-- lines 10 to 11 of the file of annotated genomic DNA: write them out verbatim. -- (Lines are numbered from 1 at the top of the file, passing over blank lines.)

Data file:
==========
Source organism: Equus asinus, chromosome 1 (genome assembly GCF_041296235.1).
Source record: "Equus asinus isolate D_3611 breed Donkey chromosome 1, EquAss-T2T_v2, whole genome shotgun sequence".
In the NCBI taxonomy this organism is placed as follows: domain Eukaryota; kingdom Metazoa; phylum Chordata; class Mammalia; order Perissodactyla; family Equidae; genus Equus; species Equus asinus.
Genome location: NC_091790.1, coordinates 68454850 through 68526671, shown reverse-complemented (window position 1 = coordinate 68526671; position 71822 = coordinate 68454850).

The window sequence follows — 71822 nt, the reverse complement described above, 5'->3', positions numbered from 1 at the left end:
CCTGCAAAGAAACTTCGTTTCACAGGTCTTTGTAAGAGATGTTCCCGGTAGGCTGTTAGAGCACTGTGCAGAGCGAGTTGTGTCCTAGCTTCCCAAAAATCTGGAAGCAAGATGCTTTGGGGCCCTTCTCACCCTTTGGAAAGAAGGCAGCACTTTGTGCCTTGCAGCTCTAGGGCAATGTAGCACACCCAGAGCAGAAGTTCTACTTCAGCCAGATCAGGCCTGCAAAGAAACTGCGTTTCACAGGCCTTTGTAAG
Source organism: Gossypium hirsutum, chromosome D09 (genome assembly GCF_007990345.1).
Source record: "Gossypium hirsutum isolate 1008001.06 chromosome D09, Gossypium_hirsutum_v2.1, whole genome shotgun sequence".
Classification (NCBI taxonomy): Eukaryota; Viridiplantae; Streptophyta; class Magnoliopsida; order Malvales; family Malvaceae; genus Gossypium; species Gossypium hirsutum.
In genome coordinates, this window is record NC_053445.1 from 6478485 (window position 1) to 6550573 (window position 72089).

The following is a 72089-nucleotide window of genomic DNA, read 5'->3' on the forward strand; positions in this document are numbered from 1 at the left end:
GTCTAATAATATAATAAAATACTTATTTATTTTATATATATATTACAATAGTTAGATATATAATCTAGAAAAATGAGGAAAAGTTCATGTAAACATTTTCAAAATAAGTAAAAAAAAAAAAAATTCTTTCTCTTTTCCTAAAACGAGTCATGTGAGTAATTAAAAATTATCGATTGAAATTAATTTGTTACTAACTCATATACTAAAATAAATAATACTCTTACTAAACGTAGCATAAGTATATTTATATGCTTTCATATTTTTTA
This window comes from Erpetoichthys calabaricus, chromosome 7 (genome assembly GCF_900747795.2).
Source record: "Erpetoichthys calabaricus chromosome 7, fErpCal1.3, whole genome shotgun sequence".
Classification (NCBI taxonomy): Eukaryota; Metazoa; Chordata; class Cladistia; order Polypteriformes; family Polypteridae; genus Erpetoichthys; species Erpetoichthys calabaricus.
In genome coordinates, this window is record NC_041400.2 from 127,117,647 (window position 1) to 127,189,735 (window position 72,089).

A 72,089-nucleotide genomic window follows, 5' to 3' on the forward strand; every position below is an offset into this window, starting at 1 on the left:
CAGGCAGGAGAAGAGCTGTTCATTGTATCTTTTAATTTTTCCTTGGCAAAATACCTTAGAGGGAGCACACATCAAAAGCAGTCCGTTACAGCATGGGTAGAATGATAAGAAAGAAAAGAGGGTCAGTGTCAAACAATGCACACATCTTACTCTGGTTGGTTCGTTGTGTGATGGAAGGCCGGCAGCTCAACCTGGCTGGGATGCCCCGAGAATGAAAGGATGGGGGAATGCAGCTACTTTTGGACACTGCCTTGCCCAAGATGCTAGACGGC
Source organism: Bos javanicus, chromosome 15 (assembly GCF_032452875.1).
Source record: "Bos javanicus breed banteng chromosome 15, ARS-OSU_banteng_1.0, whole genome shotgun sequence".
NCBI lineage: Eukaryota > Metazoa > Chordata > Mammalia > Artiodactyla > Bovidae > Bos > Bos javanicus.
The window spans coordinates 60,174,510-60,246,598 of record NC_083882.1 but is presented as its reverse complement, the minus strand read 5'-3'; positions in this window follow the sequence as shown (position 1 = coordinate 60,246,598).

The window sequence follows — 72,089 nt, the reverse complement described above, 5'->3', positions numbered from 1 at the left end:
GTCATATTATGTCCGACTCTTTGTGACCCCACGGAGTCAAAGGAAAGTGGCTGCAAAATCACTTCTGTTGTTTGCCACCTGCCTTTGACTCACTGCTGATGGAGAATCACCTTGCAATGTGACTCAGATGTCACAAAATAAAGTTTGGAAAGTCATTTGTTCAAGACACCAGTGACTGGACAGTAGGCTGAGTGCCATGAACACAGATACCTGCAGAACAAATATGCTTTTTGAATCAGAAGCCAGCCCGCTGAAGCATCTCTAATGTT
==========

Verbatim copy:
In genome coordinates, this window is record NC_053445.1 from 6478485 (window position 1) to 6550573 (window position 72089).

The following is a 72089-nucleotide window of genomic DNA, read 5'->3' on the forward strand; positions in this document are numbered from 1 at the left end: